(Vatican Radio) Pope Francis issued a legal decree on Friday, regarding the implementation of the recent reforms to the Church’s marriage law, specifically as far as the role of the Church’s highest appellate court – the Sacred Roman Rota – is concerned. The decree, called a rescript, has six main points, most dealing with technical matters of legal procedure within the Rotal system itself, and with the relationship of the Rota – which is the Church’s highest ordinary appellate court – to other courts in the Church’s legal system.
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In an explanatory note published in the edition of L’Osservatore Romano released Friday afternoon, the Dean of the Roman Rota, Msgr. Pio Vito Pinto explained that the first part of the two-part rescript has the purpose of stressing that the reforms already enacted are now in force and must be followed and obeyed. “Because every law of epochal importance, such as the laws reforming the marital nullity process, meets understandable resistance,” explained Msgr. Pinto, “the Pope desired to emphasize, as did John Paul II for the promulgation of the Code of Canon Law of 1983, that the law is now promulgated and requires compliance.”
“The second part of the rescript,” continued Msgr. Pinto, “specifically relates to the Roman Rota as Apostolic Tribunal, which has always distinguished itself for the sapientia in its judicial decisions.” As an example of this distinction, and of Pope Francis’ ongoing confidence in it, Msgr. Pinto cited the return to the ancient formula of “generic doubt” in cases before the Rota for adjudication. Msgr. Pinto also specified that lower courts are still obliged to adjudicate specific questions, which, if found present, could give grounds for finding a marriage null.
The rescript itself in its preamble affirms its desire to serve the supreme law, which is the salvation of souls, and that all the Church’s legal structures serve therefore as vehicles of reconciliation and renewal for the faithful who have recourse to them.
Below, please find Vatican Radio’s translation of the full text of the rescript, made from the Italian text distributed by the Press Office of the Holy See
The entry into force - in happy coincidence with the opening of the Jubilee of Mercy – of the Apostolic Letters motu proprio, Mitis iudex Dominus Iesus and Mitis et Misericors Iesus on August 15, 2015, given for the purpose of actuating justice and mercy regarding the truth of the bond of those who have experienced matrimonial failure, poses, among other things, the need to harmonize the renewed procedure for cases trying claims of marital nullity with the rules proper to the Roman Rota, pending the reform of these last.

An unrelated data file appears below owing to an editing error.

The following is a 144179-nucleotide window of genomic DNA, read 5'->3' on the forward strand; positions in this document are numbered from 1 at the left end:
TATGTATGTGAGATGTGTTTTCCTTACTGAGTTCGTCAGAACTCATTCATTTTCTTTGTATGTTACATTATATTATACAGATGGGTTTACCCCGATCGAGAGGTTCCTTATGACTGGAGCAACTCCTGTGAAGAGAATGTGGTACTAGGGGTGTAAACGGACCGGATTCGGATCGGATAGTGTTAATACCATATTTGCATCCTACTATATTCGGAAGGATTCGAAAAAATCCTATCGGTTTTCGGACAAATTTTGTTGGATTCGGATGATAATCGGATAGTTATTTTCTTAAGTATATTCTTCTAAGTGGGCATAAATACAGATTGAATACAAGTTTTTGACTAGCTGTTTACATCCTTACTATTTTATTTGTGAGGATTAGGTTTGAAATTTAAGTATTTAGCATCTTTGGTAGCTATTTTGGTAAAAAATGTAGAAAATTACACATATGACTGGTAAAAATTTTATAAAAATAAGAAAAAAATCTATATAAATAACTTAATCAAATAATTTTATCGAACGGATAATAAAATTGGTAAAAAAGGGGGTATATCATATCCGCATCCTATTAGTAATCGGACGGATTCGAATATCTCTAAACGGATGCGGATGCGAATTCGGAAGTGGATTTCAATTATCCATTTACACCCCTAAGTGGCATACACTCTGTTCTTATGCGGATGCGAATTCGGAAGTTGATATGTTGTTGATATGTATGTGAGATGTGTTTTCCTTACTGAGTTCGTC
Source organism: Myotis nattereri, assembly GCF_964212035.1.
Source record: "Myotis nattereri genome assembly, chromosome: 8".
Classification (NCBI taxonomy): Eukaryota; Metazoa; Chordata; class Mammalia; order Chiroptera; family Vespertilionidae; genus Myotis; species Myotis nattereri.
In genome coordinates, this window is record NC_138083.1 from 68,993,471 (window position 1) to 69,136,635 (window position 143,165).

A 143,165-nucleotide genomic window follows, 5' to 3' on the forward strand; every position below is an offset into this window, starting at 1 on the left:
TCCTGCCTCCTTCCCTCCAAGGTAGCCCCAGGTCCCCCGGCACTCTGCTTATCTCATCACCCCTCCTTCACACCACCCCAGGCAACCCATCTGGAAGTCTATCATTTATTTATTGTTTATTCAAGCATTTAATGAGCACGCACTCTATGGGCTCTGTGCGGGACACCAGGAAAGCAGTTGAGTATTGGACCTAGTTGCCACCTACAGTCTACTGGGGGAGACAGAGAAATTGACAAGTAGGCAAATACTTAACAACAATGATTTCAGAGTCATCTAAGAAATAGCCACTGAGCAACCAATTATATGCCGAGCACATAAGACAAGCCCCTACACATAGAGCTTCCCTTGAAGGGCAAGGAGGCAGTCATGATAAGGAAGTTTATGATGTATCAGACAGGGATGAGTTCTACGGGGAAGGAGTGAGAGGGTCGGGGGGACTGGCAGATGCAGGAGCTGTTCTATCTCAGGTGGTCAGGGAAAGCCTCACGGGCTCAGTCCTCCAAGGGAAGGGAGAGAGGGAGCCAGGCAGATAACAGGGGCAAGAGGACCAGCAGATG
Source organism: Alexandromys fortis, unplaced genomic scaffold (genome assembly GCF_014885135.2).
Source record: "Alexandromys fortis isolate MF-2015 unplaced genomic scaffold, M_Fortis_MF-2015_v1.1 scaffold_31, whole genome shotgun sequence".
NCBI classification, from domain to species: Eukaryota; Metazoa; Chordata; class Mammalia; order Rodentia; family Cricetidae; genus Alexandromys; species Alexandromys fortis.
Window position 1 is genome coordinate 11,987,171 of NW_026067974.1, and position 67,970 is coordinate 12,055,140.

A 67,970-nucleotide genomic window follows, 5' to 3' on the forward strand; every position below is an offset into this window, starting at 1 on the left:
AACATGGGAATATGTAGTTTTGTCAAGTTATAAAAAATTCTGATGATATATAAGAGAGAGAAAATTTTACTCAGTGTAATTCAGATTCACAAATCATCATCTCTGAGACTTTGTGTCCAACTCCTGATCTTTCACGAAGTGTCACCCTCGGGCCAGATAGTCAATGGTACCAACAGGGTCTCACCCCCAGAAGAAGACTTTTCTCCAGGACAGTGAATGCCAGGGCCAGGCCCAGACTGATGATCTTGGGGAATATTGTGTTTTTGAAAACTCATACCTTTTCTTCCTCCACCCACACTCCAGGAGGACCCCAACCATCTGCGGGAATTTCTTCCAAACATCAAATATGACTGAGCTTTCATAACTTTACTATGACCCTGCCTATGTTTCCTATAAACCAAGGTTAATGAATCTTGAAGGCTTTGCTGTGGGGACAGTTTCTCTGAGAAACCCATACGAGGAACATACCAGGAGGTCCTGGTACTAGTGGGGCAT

The recently concluded Synod of Bishops expressed a strong exhortation to the Church, that the Church reach out toward “her most fragile children, marked by love wounded and lost (Relatio finalis, n. 55), to whom it is necessary to give back confidence and hope.
The laws now taking effect want to show precisely the closeness of the Church to wounded families, desiring that the multitude of those who live the drama of marital failure be reached by the healing work of Christ through ecclesiastical structures, in the hope that they might discover themselves new missionaries of God's mercy toward other brothers and sisters, for the good of the institution of the family.
Recognizing the Roman Rota, in addition to its proper munus as ordinary appellate tribunal of the Apostolic See, as having also the munus of safeguarding the unity of law (Art. 126 § 1 PB) and that of aiding in the ongoing formation of pastoral workers in the Tribunals of the local Churches, the following is established:
The laws reforming the aforementioned marriage nullity process abrogate or derogate every law or norm to the contrary hitherto applicable: general, particular, or special, even if approved in specific form (e.g. The MP Qua cura, given by my Predecessor Pius XI in times very much different from the present).
May the faithful, especially the wounded and unhappy, look to the new Jerusalem that is the Church, as the “Peace of justice and glory of godliness, (Bar 5: 4)” and may it be granted to them, finding the open arms of the Body of Christ, to intone the Psalm of the exiles (126:1-2): “When the Lord restored the fortunes of Zion, we were like those who dream. Then our mouth was filled with laughter, and our tongue with shouts of joy.”
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